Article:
My family is an iceberg. There are the generations within memory, the ones I can still assign faces and personal stories to. And then there's the endless mass of ancestors beneath them who I don't know, whose individual stories in more cases than not have been lost to earthly memory and can be read now only out of the angels' books.
For their sake, I remember my cultures.
In the absence of a Mehtab Singh who might be my great-grandfather's great grandfather, I remember the Sikh traditions he would have grown up with. In the absence of a Rivka Gottlieb or Esther Kantor who might be my great-grandmother's grandmother, I reach for the lost world of the Ashkenzim, that people who were once Eastern Europe's Jews.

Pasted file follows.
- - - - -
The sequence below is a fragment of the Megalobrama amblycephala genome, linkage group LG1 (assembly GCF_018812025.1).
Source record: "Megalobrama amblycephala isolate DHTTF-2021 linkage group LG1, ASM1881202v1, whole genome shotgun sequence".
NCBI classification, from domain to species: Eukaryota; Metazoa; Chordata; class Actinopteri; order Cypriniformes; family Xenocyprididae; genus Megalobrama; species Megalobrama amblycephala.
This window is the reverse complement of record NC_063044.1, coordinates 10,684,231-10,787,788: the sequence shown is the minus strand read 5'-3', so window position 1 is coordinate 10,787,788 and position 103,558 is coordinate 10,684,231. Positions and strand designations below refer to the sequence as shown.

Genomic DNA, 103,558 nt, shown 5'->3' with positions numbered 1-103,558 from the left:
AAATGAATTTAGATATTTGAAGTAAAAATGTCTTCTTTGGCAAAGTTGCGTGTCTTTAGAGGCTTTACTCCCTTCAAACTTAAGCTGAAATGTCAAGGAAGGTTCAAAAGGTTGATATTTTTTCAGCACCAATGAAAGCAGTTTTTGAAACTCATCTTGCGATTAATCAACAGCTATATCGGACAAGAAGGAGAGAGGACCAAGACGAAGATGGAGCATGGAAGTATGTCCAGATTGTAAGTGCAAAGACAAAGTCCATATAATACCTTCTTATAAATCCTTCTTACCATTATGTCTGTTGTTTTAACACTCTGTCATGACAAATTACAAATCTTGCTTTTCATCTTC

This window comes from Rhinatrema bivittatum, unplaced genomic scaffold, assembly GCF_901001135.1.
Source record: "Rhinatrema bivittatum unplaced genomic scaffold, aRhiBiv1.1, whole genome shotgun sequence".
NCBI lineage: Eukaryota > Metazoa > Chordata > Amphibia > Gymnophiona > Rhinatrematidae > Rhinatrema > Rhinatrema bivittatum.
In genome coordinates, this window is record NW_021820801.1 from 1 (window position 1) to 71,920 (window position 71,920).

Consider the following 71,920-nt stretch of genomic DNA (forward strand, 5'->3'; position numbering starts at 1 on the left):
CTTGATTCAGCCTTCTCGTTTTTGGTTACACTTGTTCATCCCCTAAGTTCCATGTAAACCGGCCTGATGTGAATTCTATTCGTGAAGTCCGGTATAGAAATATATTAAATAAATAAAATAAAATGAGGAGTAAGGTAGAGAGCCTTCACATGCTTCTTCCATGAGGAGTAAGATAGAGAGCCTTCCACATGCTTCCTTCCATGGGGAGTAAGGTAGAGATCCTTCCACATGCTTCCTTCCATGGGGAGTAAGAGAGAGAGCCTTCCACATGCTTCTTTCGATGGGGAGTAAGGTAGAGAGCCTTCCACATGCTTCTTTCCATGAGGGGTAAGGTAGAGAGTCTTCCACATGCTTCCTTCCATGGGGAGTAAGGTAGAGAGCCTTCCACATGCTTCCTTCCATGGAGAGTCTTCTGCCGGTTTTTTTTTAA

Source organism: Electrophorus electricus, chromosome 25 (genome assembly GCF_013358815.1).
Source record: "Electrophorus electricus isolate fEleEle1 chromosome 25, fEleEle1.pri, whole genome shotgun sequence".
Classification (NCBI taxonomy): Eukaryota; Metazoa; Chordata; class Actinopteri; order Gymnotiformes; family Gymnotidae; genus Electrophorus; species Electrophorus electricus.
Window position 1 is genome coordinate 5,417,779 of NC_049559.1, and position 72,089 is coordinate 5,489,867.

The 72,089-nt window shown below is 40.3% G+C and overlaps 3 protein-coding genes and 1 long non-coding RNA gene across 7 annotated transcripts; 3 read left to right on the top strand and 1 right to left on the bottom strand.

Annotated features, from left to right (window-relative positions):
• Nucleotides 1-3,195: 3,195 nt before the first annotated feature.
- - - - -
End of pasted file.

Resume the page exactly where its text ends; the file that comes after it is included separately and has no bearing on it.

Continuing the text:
My family is an iceberg, and their religious cultures take me down below the cold waters. I close my eyes and feel with numb hands for what might have been and what they might have hoped to leave for me.
When I come up for air, do I see the world differently? Have I changed by feeling, even hopelessly, toward what lies below me?
I know this: while I don't learn to speak the languages of the dead, I now speak a richer language to the living.
This is how I wrote "Tales of Teancum Singh Rosenberg."
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